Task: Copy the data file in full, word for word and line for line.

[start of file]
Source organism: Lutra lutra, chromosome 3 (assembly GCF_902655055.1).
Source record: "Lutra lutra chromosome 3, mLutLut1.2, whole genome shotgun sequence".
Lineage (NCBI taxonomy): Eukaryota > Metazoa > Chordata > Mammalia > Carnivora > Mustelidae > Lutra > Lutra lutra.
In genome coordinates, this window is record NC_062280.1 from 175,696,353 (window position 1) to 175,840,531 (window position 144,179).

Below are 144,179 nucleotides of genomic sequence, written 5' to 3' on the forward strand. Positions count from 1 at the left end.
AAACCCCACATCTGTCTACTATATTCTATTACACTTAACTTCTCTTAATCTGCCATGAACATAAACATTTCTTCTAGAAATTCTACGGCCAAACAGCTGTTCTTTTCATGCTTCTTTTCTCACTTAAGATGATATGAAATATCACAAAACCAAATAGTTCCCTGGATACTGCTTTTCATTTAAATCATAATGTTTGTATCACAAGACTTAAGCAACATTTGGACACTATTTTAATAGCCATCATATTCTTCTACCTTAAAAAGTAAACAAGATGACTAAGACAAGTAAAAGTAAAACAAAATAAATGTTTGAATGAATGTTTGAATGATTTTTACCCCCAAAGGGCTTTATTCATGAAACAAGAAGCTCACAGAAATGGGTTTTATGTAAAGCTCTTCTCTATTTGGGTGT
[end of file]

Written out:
Source organism: Lutra lutra, chromosome 3 (assembly GCF_902655055.1).
Source record: "Lutra lutra chromosome 3, mLutLut1.2, whole genome shotgun sequence".
Lineage (NCBI taxonomy): Eukaryota > Metazoa > Chordata > Mammalia > Carnivora > Mustelidae > Lutra > Lutra lutra.
In genome coordinates, this window is record NC_062280.1 from 175,696,353 (window position 1) to 175,840,531 (window position 144,179).

Below are 144,179 nucleotides of genomic sequence, written 5' to 3' on the forward strand. Positions count from 1 at the left end.
AAACCCCACATCTGTCTACTATATTCTATTACACTTAACTTCTCTTAATCTGCCATGAACATAAACATTTCTTCTAGAAATTCTACGGCCAAACAGCTGTTCTTTTCATGCTTCTTTTCTCACTTAAGATGATATGAAATATCACAAAACCAAATAGTTCCCTGGATACTGCTTTTCATTTAAATCATAATGTTTGTATCACAAGACTTAAGCAACATTTGGACACTATTTTAATAGCCATCATATTCTTCTACCTTAAAAAGTAAACAAGATGACTAAGACAAGTAAAAGTAAAACAAAATAAATGTTTGAATGAATGTTTGAATGATTTTTACCCCCAAAGGGCTTTATTCATGAAACAAGAAGCTCACAGAAATGGGTTTTATGTAAAGCTCTTCTCTATTTGGGTGT